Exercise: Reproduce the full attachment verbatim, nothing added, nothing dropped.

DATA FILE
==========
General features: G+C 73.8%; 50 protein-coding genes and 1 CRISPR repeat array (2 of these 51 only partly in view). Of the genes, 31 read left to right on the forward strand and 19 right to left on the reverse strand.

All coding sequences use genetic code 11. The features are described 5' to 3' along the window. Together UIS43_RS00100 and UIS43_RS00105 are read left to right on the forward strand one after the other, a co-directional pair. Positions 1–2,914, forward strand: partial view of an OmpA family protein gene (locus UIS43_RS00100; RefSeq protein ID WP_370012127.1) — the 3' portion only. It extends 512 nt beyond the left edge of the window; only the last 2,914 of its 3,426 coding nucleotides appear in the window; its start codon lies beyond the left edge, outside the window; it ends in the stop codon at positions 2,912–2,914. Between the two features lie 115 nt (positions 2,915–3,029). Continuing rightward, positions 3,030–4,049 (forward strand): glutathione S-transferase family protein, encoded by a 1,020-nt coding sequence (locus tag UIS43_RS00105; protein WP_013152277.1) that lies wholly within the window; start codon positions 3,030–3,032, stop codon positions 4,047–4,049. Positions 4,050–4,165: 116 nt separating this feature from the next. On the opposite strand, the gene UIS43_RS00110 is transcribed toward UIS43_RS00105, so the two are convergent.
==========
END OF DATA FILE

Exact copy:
General features: G+C 73.8%; 50 protein-coding genes and 1 CRISPR repeat array (2 of these 51 only partly in view). Of the genes, 31 read left to right on the forward strand and 19 right to left on the reverse strand.

All coding sequences use genetic code 11. The features are described 5' to 3' along the window. Together UIS43_RS00100 and UIS43_RS00105 are read left to right on the forward strand one after the other, a co-directional pair. Positions 1–2,914, forward strand: partial view of an OmpA family protein gene (locus UIS43_RS00100; RefSeq protein ID WP_370012127.1) — the 3' portion only. It extends 512 nt beyond the left edge of the window; only the last 2,914 of its 3,426 coding nucleotides appear in the window; its start codon lies beyond the left edge, outside the window; it ends in the stop codon at positions 2,912–2,914. Between the two features lie 115 nt (positions 2,915–3,029). Continuing rightward, positions 3,030–4,049 (forward strand): glutathione S-transferase family protein, encoded by a 1,020-nt coding sequence (locus tag UIS43_RS00105; protein WP_013152277.1) that lies wholly within the window; start codon positions 3,030–3,032, stop codon positions 4,047–4,049. Positions 4,050–4,165: 116 nt separating this feature from the next. On the opposite strand, the gene UIS43_RS00110 is transcribed toward UIS43_RS00105, so the two are convergent.